Obsolete Household Equipment

Recently, I reached into my kitchen drawer for something and my mind wandered on to how household gadgets and equipment have changed over the years. I started thinking about items which, back in the 1950s here in Britain, were in every household. Some of these are virtually unknown now, others are still seen in some households but are no longer commonplace.

LAUNDRY

In the 1950s here in Britain there were no washing machines. My mum got her first one in the late 60s and it was nothing like the ones we use now! It seemed like luxury but was really very basic. Before that, clothes were washed by hand. the aids which most people used were 1.) a washboard or rubbing board. Wet soapy clothes were rubbed up and down against it to loosen the dirt. 2.) a mangle or wringer to squeeze more water out of the clothes than hand wringing could, thus shortening drying time, 3.) once people were electrified, a water boiler was invented – here the main brand was Burco – which was basically a very large electric kettle which enabled people (women!) to heat larger quantities of water for family laundry. My earliest memories of laundry in the 50s are the Burco boiler combined with the old fashioned mangle. The washing tongs was essential for dragging clothes out of boiling hot suds into the rinsing water. They were wooden with a meal joint at the top  Big hand wash items, such a blankets from the beds, were washed in the bath.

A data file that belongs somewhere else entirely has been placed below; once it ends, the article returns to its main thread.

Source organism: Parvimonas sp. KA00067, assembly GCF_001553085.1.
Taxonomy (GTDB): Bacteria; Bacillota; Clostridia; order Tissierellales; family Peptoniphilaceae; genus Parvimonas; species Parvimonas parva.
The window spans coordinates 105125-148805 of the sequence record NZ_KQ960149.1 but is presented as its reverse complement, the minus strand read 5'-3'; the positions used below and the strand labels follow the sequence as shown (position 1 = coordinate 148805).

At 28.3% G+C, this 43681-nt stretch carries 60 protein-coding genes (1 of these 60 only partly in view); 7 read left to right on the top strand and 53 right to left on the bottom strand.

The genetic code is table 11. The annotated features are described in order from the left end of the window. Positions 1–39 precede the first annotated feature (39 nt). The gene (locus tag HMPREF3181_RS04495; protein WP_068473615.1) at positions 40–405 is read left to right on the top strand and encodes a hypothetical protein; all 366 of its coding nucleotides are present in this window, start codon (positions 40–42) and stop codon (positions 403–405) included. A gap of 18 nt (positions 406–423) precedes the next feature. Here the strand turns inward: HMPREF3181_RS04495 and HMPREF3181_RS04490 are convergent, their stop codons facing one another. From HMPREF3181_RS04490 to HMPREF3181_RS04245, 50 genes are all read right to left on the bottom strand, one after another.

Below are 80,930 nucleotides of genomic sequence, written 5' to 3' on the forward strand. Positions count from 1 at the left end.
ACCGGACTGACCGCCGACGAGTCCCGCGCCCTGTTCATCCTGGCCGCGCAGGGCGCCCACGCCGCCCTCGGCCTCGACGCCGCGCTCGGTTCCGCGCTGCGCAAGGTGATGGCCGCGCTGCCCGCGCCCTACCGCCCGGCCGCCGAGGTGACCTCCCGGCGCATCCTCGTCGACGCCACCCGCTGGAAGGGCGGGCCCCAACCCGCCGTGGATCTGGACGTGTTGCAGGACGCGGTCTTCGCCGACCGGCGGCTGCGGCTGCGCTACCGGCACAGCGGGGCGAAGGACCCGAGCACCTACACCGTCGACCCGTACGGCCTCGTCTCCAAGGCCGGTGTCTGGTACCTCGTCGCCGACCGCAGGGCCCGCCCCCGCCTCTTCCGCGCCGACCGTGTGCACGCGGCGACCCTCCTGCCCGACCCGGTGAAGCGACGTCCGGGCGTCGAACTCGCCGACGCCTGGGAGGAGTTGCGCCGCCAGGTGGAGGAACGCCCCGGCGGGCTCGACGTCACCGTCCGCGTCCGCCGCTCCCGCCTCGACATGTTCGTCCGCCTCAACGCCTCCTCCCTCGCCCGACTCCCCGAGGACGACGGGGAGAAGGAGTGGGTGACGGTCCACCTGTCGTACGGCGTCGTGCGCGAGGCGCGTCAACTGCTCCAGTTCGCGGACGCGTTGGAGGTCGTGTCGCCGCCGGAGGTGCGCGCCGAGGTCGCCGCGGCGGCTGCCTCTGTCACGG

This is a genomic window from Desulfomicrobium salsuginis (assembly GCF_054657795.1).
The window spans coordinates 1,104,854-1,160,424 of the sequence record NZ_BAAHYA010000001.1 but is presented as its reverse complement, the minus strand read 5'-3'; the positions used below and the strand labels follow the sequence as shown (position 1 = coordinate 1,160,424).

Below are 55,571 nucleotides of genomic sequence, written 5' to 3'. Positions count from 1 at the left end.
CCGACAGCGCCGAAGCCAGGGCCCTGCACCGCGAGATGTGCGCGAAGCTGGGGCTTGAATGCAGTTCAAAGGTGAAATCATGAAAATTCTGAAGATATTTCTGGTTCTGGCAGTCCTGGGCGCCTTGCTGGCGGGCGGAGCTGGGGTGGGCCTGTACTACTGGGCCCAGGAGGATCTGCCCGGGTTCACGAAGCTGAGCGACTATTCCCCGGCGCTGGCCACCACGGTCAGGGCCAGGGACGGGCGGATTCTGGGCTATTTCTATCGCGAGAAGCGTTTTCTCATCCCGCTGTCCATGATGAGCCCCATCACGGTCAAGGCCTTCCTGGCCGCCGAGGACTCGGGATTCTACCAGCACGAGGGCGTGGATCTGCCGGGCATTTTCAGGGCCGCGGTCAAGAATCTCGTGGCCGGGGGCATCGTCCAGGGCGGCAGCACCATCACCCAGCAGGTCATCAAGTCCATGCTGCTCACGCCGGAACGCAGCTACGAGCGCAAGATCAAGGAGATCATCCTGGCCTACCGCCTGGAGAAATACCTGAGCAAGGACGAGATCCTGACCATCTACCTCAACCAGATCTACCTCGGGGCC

Mangle

MAQUINÁRIO 4 - Hand-operated mangle used to wring water from wet laundry at a mental health hospital in Victoria, Australia, circa Manufactured by Nicoll, G. Vintage Iron, Vintage Tools, Mental Health Hospitals, Old Washing Machine, Washing Machines, Vintage Furniture, Furniture Design, Wash Tubs, Vintage Laundry

Always used outside because the water just ran straight out of the wrung clothes onto the floor.

Washboard/ rubbing board

Washboards | Old washboards, Vintage laundry, Washboard

Burco Boiler

Vintage Burco Boiler for sale in UK | View 23 bargains

Washing Tongs

VINTAGE WOODEN LAUNDRY washing tongs metal spring kitchenalia ...

CLEANING

Before the days of fitted carets and vacuum cleaners, there were loose rugs and mats which were cleaned by being shaken and beaten outside, There was also a non-electric gadget called a carpet sweeper which was use for picking up bits and fluff in between beatings.

Carpet beater

Rattan Rug Beater - Home Decorating Ideas & Interior Design

Carpet sweeper

Pin on Bissell Through the Ages

COOKING

Mincer

VINTAGE 1950'S MEAT MINCER - SPONG 701 WITH WOODEN HANDLE - PLEASE ...

My mum used her mincer every week. Each weekend we had a joint of meat for Sunday lunch in true British style. The leftover meat was minced on Monday and turned into something ese like shepherd’s pie. The gadget clamped on to a table and you fed lumps of meat into the top, turned the handle and minced meat came out of the front.

Jelly mould

Vintage 1950's Aluminium Rabbit Jelly Mould, Chocolate Mould ...

No children’s birthday party would have been complete without jelly! Weekday jelly was just made in a bowl but for special occasions you could use a mould. I’ve chosen this photograph because it’s exactly like the one my mum had. The rabbit jelly was always the centrepiece of the birthday tea.

Pyrex

1920s vintage Pyrex Ad

Pyrex was the what every modern kitchen had to have in the 50s and 60s! Young couples were bought Pyrex oven to table wear as wedding presents,

Hand whisk and rotary beater.

The Magic Whisk | Etsy Blog – Australia                   Stainless Steel Collectable Small Kitchen Hand Mixers for sale | eBay